The Reality Of Loving Someone With A Mental Illness

How I cope with being with a man who suffers from chronic pain, chronic depression, and an anxiety disorder.

Her Voice

My fiancé and I have been together for over 12 years, engaged for two. Together, we have five beautiful children, and each of us have one child from a previous relationship, bringing our total to seven, six of whom reside with us. We've been through a lot emotionally and financially, but through it all, my love for him has never wavered, and has only grown. Despite the amount of love I share with him, loving him can be very hard at times.

Sometimes loving him is so hard, that I literally want to give up on all that we've built, but then I'm reminded of my need to be compassionate. You see, my fiancé suffers from chronic pain, chronic depression, and an anxiety disorder. He was recently diagnosed with all three, and I don't think I ever realized until then how much he was hurting inside. Though we have plenty of good periods, his illnesses often add an unmeasurable amount of strain to our relationship. When his symptoms are exacerbated, I am his emotional punching bag, and to be honest, it hurts!

A lot.

I don't think a lot of people understand how it feels to hurt almost all the time. I'm not fully aware of how he feels either, but watching the man you love in pain hurts as well, and so I do my best to be compassionate. There is a stigma within the black community, specifically among black males, when it comes to mental illness. Black men are taught at a young age that they must be “hard" and that they shouldn't cry, because crying is seen as a sign of weakness. Young black boys learn at an early age to internalize their feelings, and it often affects their relationships when they are adults.

My fiancé is the prime example of a black man who suffered more than he should have in his youth, and is now dealing with the repercussions as an adult.

His "breakdowns" often come on quickly, but I know him so well that I can often predict when his mood is about to change. It's similar to a cell phone battery. When he's fully charged, he's the funny, loving and energetic man that I'm deeply in love with. These are the times when our relationship is ideal, and during these peak periods I try to do all I can to keep his spirits high. Inside, I'm aware of the reality that the good energy will eventually drain completely, and once he reaches lo-cell, the depression and anxiety will take over again.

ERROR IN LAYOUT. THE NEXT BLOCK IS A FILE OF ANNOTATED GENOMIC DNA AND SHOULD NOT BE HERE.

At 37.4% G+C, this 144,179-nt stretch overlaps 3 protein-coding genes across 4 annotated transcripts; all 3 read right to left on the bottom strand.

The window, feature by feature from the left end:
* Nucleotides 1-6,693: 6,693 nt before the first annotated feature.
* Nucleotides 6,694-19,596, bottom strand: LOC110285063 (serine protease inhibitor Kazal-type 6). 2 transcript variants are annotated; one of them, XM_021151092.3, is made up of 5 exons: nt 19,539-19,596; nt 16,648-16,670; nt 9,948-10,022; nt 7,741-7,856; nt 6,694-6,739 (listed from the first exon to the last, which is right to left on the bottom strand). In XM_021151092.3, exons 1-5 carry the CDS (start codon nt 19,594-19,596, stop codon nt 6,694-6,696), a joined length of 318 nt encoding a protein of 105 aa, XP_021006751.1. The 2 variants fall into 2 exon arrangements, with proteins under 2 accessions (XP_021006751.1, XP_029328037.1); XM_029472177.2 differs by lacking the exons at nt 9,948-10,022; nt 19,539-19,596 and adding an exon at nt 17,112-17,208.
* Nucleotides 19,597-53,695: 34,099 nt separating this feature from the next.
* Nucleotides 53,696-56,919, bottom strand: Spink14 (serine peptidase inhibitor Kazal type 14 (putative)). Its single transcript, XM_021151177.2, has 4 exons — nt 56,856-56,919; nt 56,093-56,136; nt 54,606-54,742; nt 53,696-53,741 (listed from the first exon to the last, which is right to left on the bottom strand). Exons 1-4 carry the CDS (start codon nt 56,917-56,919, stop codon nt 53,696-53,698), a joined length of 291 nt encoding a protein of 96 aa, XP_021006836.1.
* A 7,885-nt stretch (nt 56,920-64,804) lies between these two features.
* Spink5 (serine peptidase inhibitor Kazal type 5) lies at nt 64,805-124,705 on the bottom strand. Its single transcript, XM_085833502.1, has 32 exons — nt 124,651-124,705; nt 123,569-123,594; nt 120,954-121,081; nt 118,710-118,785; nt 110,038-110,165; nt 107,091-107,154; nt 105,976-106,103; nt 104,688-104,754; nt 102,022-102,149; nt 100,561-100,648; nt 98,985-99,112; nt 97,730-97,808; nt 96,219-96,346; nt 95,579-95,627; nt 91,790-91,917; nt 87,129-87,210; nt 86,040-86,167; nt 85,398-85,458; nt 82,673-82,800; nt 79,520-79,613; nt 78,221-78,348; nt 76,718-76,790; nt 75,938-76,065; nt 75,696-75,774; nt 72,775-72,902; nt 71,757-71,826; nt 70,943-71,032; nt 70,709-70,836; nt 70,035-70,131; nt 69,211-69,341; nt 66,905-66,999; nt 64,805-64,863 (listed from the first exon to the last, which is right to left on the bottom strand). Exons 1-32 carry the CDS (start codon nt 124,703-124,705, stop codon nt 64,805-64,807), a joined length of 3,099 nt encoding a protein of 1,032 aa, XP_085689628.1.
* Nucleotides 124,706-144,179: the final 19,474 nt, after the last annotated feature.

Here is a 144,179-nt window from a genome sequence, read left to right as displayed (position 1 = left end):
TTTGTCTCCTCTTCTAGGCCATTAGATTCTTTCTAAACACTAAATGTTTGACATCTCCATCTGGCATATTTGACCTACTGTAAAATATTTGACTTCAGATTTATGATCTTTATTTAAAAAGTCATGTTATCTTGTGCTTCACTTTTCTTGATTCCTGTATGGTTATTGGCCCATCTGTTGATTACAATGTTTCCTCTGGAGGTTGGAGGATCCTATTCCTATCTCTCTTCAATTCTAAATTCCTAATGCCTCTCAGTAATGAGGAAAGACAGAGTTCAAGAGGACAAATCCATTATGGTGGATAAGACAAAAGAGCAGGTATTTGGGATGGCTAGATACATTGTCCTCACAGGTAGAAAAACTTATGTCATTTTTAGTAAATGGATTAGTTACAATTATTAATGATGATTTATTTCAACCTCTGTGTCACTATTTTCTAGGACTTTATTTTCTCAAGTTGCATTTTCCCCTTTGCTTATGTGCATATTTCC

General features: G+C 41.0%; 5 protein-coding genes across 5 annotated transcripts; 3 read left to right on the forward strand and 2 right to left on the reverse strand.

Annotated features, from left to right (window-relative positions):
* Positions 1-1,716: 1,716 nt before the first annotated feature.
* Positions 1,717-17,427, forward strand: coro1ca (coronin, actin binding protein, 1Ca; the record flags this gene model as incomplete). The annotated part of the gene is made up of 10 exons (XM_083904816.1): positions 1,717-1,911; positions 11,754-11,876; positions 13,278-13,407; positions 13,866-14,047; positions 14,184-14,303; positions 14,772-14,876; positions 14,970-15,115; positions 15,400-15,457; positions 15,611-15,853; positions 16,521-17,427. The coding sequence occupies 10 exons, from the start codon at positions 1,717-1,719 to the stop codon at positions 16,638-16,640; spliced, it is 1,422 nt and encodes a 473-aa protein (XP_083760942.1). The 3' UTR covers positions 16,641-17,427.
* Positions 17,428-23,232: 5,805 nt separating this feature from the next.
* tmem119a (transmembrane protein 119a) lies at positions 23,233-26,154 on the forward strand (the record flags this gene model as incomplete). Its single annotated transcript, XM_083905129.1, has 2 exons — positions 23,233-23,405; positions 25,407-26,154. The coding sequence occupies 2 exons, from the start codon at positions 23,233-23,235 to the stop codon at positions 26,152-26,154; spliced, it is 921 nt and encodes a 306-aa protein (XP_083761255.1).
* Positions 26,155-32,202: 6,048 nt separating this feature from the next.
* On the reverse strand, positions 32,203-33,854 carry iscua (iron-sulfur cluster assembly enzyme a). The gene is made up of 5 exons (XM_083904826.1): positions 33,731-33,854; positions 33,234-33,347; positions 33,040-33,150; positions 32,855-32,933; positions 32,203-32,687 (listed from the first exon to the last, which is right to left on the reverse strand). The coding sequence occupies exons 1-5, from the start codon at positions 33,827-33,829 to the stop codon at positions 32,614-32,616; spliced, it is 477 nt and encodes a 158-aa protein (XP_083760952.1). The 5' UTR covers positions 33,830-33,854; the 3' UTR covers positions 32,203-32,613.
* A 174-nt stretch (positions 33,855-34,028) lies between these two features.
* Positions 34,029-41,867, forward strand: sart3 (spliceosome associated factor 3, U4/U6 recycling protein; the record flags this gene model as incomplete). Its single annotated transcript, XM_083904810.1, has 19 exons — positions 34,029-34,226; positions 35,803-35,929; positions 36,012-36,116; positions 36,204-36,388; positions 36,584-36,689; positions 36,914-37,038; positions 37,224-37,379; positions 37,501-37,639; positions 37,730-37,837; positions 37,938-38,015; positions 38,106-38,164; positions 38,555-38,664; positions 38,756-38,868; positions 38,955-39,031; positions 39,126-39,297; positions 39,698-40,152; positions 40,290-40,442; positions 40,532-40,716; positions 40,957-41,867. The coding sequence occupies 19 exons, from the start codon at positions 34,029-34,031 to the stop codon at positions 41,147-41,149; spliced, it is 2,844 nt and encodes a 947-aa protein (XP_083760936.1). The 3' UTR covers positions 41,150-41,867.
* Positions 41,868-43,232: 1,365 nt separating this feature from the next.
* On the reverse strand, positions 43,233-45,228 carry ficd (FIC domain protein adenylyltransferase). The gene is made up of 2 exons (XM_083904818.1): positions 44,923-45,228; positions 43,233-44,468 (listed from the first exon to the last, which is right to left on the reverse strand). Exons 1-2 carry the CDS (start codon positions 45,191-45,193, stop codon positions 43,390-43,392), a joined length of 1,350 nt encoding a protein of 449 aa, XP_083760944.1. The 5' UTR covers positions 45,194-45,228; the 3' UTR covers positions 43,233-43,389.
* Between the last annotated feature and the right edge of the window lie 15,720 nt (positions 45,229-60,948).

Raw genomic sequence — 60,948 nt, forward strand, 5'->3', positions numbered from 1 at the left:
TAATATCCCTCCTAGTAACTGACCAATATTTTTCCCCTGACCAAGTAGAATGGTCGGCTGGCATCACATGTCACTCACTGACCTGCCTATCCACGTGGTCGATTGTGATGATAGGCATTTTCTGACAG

This is when he becomes the person I don't like. During these times, he's mean, inconsiderate with his words, easily rattled (due to the anxiety), and just unappealing person to be around. I think the real him, inside realizes how he's behaving, however, because during these times he does his best to keep to himself. This is extremely difficult to do in a household of eight though, and this is the time when I feel like I've lost my best friend.

Our children probably notice more than I give them credit for. I'm positive they know how much their daddy loves them, but I know they can tell when something is not quite right with him. Children will be children, and it's very easy for them to irritate him when he's dealing with the symptoms of his disease. Typically, he'll go out of the house to be by himself for a while during these time, however, as I mentioned earlier, I'm the one he takes it out on the most verbally and emotionally. And I think I'd rather it be that way, opposed to him taking his frustrations out on the kids. As far as I'm concerned, I'm built for this, at least this is what I tell myself. The truth is, it is often difficult for me to bear the jabs thrown emotionally, when I don't fully understand the underlying issues which make him this way.

I do know his upbringing was very troubled, and drastically different than my own. I am aware that every family has their share of issues, but I sincerely believe he's gotten the short end of the stick handed to him throughout his entire childhood. He's suffered an immense amount of loss, desertion, and negativity which continues into the present. His ability to persevere and find it within himself to continue to love and be loved is what I find to be most admirable about his situation, and this is why I will never give up on him.